Today’s Figaroscope had an side box by Gilles Dupuis on “cult dishes” at brasseries:

Leg of lamb

Zeyer

Chez Sebillon

Roast farm chicken

Chez Georges

L’Alcazar

Brasserie Lutetia

Drouant

Boeuf gros sel

Lipp

Lamb curry

La Coupole

Choucroute

Brasserie de l’isle St Louis

Beef tartare

Rotonde Montparnasse

John Talbott

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  • 2 months later...

I ate at the Brasserie Suffren the other day. It was a great experience. Wonderful seafood. Pleasant service and quite reasonably priced. There are many places in Paris that have the word "Brasserie" on their awning, but few seem to have a visable selection of seafood. Perhaps it's just th cold of January, but I was quite surprised.

I selected it from reading this thread. Thanks for the tip!

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Today’s Figaroscope had an side box by Gilles Dupuis on “cult dishes” at brasseries:

Lamb curry

La Coupole

Did it comment on their quality? The lamb curry at La Coupole would have disappointed us if it had come from a cheap London Indian takeaway.

EDIT: Whoops! I forgot that I'd already commented on this last August.

Edited by John Whiting (log)

John Whiting, London

Whitings Writings

Top Google/MSN hit for Paris Bistros

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Today’s Figaroscope had an side box by Gilles Dupuis on “cult dishes” at brasseries:

Lamb curry

La Coupole

Did it comment on their quality? The lamb curry at La Coupole would have disappointed us if it had come from a cheap London Indian takeaway.

EDIT: Whoops! I forgot that I'd already commented on this last August.

I rarely save the sidebar comments; but I suspect it was more of a list than an opinion.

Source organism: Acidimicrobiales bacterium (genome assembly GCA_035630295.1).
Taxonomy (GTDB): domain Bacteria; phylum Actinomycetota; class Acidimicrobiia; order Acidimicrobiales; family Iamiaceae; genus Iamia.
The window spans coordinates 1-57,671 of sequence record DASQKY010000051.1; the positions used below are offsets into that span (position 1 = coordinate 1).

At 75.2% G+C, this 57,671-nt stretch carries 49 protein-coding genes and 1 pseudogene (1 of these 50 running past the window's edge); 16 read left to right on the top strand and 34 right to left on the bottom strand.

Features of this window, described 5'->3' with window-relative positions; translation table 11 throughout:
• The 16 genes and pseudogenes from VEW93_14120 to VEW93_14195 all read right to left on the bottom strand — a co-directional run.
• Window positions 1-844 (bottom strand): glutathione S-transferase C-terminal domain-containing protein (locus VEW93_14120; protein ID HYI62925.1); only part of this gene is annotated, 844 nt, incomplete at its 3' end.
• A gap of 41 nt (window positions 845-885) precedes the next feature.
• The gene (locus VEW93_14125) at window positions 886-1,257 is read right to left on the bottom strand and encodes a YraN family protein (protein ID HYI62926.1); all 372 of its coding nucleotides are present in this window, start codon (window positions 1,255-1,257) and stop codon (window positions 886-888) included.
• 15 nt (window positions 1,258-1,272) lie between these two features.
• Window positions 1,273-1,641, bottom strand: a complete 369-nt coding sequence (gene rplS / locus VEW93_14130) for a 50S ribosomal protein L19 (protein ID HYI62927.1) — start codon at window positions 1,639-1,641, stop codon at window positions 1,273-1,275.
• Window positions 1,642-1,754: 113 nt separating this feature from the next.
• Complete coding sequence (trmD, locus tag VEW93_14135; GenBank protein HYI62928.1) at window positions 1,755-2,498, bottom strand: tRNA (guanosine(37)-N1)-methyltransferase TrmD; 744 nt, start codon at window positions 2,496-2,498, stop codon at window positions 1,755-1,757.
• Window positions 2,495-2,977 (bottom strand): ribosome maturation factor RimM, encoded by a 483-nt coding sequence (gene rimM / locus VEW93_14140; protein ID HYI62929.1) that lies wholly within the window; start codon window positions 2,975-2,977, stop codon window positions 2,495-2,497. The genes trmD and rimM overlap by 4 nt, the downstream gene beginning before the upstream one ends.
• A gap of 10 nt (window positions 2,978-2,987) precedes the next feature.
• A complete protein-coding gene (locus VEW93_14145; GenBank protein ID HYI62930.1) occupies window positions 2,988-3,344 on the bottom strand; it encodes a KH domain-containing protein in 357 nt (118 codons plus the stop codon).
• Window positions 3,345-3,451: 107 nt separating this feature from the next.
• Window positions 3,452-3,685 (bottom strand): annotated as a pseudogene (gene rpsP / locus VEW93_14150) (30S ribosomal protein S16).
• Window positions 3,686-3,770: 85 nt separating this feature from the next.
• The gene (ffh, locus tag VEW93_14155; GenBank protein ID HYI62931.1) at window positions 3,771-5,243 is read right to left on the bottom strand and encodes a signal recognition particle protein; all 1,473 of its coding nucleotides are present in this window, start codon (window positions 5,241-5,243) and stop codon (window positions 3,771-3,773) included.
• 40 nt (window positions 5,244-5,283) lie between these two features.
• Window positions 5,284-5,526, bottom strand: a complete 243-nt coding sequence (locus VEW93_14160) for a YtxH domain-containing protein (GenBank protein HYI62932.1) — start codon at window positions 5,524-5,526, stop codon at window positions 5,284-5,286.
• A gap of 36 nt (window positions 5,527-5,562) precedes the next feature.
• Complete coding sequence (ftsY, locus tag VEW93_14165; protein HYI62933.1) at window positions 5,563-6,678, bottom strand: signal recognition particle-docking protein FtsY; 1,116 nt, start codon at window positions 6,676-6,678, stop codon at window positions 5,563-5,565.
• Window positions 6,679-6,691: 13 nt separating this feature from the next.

John Talbott

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  • 3 months later...

I have asked about regional cuisine, steakhouses, product driven restaurants, and restaurants open in August. In some ways, the real Paris brasserie meets all these needs, and most of the discussions have proposed at least one brasserie. Which are the best? I have heard Lorraine proposed, and La Rotunde (a well informed Chowhound endorses that one). Thoumieux and Marty have been mentioned, as has Stella. An article in the Telegraph avalable on te web, is very out-of-date. What say you? I am afraid to say that I would like "un-touristic," which of course seems sort of self-hating. But to ask for something "un-touristic," is not to say I need a place without foreigners or tourists, but clearly some places become so infected with tourists and guidebooks that their character changes.

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I have asked about regional cuisine, steakhouses, product driven restaurants, and restaurants open in August. In some ways, the real Paris brasserie meets all these needs, and most of the discussions have proposed at least one brasserie. Which are the best? I have heard Lorraine proposed, and La Rotunde (a well informed Chowhound endorses that one). Thoumieux and Marty have been mentioned, as has Stella. An article in the Telegraph avalable on te web, is very out-of-date. What say you? I am afraid to say that I would like "un-touristic," which of course seems sort of self-hating. But to ask for something "un-touristic," is not to say I need a place without foreigners or tourists, but clearly some places become so infected with tourists and guidebooks that their character changes.